15 October 2021

ICT student in front line defending hospitals against cyber criminals 

COVID-19 has left many institutions, including hospitals, vulnerable to cybercrime and attacks. Thabo Mahlangu, a master’s student at the Faculty of Information and Communication Technology’s (ICT) department of Computer Systems Engineering, saw a unique opportunity to become part of an elite team tasked with defending the country against homegrown and external cybersecurity threats and attacks.

ICT student, Thabo Mahlangu

The 31-year old holds several positions, including senior Artificial Intelligence (AI) researcher at South Africa’s Council for Scientific and Industrial Research (CSIR), junior part time lecturer at TUT and as a code mentor at an online school.

Mahlangu’s expertise is currently in high demand as cybercriminals have taken advantage of the COVID-19 crisis to target defenseless hospitals, infiltrating vulnerable networks to lock legitimate users out of the system, in what is known as ransom or “ransomware” – attacks. The felons then demand excessive amounts of money before they release access back to the rightful owners. Not a single one of the attempted attacks on hospitals in South Africa have been successful, all thanks to Thabo and the CSIR team he works with.

“Being a senior Artificial Intelligence and cybersecurity researcher at the CSIR, I get to deal with investigations that the police force would not be able to conduct, since it is extremely difficult to get tangible evidence of cybercrime cases. One is forced to constantly learn new things, because cyber criminals are always trying new ways to hack and attack the digital space,” he said.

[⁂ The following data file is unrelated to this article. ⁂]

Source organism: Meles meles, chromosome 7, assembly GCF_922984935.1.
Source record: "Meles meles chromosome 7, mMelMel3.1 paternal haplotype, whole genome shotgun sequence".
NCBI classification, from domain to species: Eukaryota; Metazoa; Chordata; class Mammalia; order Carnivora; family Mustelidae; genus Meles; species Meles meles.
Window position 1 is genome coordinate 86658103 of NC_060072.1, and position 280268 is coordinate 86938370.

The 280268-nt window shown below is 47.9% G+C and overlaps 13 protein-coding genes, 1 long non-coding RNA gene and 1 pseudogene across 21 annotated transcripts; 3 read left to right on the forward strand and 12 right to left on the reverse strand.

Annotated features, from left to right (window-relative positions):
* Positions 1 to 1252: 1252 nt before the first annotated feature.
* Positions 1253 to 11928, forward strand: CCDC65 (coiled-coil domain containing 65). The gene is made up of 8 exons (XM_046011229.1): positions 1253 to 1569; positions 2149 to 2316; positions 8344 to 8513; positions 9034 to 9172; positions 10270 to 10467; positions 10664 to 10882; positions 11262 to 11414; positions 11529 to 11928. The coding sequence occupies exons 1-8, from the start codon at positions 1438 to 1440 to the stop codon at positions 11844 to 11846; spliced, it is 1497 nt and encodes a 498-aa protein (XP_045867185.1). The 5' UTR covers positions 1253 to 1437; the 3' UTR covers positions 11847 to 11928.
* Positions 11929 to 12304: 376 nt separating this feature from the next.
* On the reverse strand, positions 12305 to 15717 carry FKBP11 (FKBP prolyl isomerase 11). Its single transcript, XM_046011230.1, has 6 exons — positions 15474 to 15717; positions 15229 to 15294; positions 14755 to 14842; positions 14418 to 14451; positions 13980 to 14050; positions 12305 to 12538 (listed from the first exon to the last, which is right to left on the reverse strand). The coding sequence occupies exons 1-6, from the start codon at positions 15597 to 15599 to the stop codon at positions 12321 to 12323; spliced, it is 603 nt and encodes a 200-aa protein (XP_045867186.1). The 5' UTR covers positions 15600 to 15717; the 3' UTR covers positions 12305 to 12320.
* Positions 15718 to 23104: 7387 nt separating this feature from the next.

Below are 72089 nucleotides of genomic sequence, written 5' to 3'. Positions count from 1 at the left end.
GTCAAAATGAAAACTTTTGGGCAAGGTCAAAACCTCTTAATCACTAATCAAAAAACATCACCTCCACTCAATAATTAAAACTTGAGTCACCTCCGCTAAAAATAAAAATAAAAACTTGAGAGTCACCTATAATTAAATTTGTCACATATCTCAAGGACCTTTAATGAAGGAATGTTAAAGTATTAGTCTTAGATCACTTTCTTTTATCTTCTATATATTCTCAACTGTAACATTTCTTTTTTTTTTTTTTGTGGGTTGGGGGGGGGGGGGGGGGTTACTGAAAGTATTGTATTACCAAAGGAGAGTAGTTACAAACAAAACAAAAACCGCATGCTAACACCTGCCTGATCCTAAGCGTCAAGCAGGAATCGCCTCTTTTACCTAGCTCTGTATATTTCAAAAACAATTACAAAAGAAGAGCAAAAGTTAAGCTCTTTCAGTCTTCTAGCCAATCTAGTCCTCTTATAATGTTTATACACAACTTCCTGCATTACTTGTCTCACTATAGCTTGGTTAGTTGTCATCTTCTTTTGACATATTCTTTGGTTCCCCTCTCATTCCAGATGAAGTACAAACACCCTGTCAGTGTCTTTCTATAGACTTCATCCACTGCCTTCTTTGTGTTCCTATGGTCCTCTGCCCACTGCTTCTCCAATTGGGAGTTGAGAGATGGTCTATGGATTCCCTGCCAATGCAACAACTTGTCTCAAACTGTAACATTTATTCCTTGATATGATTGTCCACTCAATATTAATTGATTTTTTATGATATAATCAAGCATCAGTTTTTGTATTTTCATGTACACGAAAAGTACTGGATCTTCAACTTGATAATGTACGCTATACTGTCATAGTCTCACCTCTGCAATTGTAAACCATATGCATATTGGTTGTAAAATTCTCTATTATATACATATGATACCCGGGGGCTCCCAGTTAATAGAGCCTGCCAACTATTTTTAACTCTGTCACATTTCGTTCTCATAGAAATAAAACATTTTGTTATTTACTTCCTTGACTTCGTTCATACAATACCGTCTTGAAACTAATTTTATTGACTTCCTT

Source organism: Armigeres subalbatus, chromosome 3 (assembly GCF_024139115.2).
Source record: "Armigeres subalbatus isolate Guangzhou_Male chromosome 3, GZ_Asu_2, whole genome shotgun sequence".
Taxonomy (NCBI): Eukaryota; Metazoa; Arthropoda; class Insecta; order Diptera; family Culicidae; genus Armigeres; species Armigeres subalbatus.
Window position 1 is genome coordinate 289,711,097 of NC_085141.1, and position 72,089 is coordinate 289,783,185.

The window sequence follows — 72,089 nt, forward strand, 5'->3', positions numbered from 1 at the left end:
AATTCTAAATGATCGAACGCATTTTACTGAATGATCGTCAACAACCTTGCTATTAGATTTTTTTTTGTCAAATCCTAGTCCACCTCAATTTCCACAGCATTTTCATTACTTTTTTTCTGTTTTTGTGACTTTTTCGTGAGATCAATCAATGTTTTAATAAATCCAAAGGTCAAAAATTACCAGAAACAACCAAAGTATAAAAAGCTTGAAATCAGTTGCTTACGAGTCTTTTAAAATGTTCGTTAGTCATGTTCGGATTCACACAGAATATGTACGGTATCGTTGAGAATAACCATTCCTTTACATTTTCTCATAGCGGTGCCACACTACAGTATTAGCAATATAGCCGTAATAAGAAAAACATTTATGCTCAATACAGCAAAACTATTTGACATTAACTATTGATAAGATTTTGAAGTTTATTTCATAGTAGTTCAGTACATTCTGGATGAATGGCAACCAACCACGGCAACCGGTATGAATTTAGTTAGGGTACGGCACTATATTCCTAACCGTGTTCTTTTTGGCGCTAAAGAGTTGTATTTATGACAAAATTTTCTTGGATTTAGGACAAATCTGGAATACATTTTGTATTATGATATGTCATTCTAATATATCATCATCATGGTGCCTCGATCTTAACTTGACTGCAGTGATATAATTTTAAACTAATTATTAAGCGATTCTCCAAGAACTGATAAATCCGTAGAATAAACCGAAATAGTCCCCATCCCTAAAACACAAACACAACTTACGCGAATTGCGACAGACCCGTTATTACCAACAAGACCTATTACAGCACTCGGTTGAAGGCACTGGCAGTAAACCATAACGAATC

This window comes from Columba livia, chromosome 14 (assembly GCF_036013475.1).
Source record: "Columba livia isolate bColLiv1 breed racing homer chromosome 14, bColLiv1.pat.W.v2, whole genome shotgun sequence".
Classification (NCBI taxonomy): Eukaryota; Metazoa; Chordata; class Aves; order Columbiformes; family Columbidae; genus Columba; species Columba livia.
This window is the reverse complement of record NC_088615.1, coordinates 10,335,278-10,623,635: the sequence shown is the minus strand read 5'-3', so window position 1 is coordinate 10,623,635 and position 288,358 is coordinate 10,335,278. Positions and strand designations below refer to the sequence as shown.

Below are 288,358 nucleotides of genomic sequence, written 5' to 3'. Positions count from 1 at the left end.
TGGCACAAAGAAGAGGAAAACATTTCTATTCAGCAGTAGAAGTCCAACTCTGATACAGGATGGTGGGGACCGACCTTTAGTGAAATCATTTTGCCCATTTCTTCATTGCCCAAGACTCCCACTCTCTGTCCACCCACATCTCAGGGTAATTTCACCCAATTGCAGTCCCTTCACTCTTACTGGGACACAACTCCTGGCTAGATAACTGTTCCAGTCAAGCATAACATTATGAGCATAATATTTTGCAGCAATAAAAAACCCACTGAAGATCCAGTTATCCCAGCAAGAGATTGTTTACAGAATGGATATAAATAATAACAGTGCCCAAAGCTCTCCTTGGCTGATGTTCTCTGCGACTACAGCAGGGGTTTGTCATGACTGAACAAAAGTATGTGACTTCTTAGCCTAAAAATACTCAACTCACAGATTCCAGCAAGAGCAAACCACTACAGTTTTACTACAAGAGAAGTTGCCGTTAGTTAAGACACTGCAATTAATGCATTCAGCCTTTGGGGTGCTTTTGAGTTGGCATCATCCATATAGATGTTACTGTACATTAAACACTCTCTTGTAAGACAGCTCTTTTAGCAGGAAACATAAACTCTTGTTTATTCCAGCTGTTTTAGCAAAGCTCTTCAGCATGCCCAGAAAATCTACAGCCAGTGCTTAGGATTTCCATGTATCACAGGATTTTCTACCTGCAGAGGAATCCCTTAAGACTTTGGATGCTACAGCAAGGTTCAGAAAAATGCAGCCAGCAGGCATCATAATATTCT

Mahlangu said scientists and researchers are a vital part of the fight against COVID-19 because; “young minds are limitless in their capacity for imagination and innovation. This is where innovative ideas come from, and it is why they are needed on the cyber battleground.”

Mahlangu added that he constantly encourages learners to further their studies in ICT-related fields; “The future of ICT is brighter, it is the fastest growing field, more jobs are created every year and more-over, ICT drives the emerging Fourth Industrial Revolution (4IR) now. Many people fear that artificial intelligence will take away their jobs, but I see artificial intelligence giving birth to data science, machine learning engineering and deep learning engineer fields, which we did not have 10 years ago. This has opened up many more jobs for people to take advantage of.”

For more information on the Tshwane University of Technology, please contact Phaphama Tshisikhawe, Corporate Affairs and Marketing.
Tel: +27 12 382 4711  Email: tshisikhawerpt@tut.ac.za